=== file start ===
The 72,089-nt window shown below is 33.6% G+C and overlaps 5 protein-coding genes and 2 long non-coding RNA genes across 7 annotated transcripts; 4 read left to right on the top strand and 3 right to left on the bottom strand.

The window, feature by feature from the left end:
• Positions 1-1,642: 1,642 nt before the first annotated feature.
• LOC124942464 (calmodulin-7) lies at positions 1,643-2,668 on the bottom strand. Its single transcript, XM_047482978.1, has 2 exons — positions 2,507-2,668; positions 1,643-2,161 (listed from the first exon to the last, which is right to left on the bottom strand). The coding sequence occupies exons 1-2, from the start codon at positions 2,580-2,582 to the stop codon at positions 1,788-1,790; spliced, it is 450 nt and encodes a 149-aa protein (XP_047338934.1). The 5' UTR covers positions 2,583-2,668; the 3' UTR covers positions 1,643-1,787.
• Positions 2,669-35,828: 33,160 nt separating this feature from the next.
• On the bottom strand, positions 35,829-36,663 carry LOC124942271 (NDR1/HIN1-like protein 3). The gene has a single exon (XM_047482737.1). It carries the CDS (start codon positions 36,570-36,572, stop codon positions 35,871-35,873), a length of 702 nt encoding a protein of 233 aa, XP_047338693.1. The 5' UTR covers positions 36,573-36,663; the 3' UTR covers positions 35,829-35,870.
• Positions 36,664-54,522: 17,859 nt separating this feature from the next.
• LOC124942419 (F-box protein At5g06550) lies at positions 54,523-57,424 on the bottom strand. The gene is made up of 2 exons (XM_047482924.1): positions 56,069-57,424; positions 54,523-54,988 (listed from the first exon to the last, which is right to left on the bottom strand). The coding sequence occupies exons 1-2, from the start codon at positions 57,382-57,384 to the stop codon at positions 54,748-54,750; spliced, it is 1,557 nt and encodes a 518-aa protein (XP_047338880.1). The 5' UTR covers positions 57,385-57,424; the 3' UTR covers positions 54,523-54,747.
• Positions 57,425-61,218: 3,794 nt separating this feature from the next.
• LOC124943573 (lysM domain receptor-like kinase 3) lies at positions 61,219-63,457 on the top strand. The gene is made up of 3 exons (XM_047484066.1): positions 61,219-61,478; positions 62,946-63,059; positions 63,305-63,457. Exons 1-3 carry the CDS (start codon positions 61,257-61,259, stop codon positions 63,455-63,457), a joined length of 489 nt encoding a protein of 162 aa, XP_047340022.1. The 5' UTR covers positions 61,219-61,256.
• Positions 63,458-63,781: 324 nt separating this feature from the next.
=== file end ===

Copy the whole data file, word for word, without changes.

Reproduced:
The 72,089-nt window shown below is 33.6% G+C and overlaps 5 protein-coding genes and 2 long non-coding RNA genes across 7 annotated transcripts; 4 read left to right on the top strand and 3 right to left on the bottom strand.

The window, feature by feature from the left end:
• Positions 1-1,642: 1,642 nt before the first annotated feature.
• LOC124942464 (calmodulin-7) lies at positions 1,643-2,668 on the bottom strand. Its single transcript, XM_047482978.1, has 2 exons — positions 2,507-2,668; positions 1,643-2,161 (listed from the first exon to the last, which is right to left on the bottom strand). The coding sequence occupies exons 1-2, from the start codon at positions 2,580-2,582 to the stop codon at positions 1,788-1,790; spliced, it is 450 nt and encodes a 149-aa protein (XP_047338934.1). The 5' UTR covers positions 2,583-2,668; the 3' UTR covers positions 1,643-1,787.
• Positions 2,669-35,828: 33,160 nt separating this feature from the next.
• On the bottom strand, positions 35,829-36,663 carry LOC124942271 (NDR1/HIN1-like protein 3). The gene has a single exon (XM_047482737.1). It carries the CDS (start codon positions 36,570-36,572, stop codon positions 35,871-35,873), a length of 702 nt encoding a protein of 233 aa, XP_047338693.1. The 5' UTR covers positions 36,573-36,663; the 3' UTR covers positions 35,829-35,870.
• Positions 36,664-54,522: 17,859 nt separating this feature from the next.
• LOC124942419 (F-box protein At5g06550) lies at positions 54,523-57,424 on the bottom strand. The gene is made up of 2 exons (XM_047482924.1): positions 56,069-57,424; positions 54,523-54,988 (listed from the first exon to the last, which is right to left on the bottom strand). The coding sequence occupies exons 1-2, from the start codon at positions 57,382-57,384 to the stop codon at positions 54,748-54,750; spliced, it is 1,557 nt and encodes a 518-aa protein (XP_047338880.1). The 5' UTR covers positions 57,385-57,424; the 3' UTR covers positions 54,523-54,747.
• Positions 57,425-61,218: 3,794 nt separating this feature from the next.
• LOC124943573 (lysM domain receptor-like kinase 3) lies at positions 61,219-63,457 on the top strand. The gene is made up of 3 exons (XM_047484066.1): positions 61,219-61,478; positions 62,946-63,059; positions 63,305-63,457. Exons 1-3 carry the CDS (start codon positions 61,257-61,259, stop codon positions 63,455-63,457), a joined length of 489 nt encoding a protein of 162 aa, XP_047340022.1. The 5' UTR covers positions 61,219-61,256.
• Positions 63,458-63,781: 324 nt separating this feature from the next.